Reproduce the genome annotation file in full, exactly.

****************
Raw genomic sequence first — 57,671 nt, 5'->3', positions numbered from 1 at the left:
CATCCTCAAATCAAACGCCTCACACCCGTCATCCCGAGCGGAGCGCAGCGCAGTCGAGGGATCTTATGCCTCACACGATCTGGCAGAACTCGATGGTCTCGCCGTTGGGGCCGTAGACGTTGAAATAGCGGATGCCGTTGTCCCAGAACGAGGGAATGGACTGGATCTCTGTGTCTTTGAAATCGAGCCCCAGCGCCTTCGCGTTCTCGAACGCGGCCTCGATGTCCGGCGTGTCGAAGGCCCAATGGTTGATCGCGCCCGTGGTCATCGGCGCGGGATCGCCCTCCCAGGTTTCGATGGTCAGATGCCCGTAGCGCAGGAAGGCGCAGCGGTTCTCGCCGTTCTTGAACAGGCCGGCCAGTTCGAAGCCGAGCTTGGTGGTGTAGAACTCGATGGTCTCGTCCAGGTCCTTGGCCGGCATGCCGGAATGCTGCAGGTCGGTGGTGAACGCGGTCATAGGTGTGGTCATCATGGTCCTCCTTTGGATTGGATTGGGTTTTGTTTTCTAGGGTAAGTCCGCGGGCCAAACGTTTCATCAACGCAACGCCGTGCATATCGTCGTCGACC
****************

Raw genomic sequence first — 57,671 nt, 5'->3', positions numbered from 1 at the left:
CATCCTCAAATCAAACGCCTCACACCCGTCATCCCGAGCGGAGCGCAGCGCAGTCGAGGGATCTTATGCCTCACACGATCTGGCAGAACTCGATGGTCTCGCCGTTGGGGCCGTAGACGTTGAAATAGCGGATGCCGTTGTCCCAGAACGAGGGAATGGACTGGATCTCTGTGTCTTTGAAATCGAGCCCCAGCGCCTTCGCGTTCTCGAACGCGGCCTCGATGTCCGGCGTGTCGAAGGCCCAATGGTTGATCGCGCCCGTGGTCATCGGCGCGGGATCGCCCTCCCAGGTTTCGATGGTCAGATGCCCGTAGCGCAGGAAGGCGCAGCGGTTCTCGCCGTTCTTGAACAGGCCGGCCAGTTCGAAGCCGAGCTTGGTGGTGTAGAACTCGATGGTCTCGTCCAGGTCCTTGGCCGGCATGCCGGAATGCTGCAGGTCGGTGGTGAACGCGGTCATAGGTGTGGTCATCATGGTCCTCCTTTGGATTGGATTGGGTTTTGTTTTCTAGGGTAAGTCCGCGGGCCAAACGTTTCATCAACGCAACGCCGTGCATATCGTCGTCGACC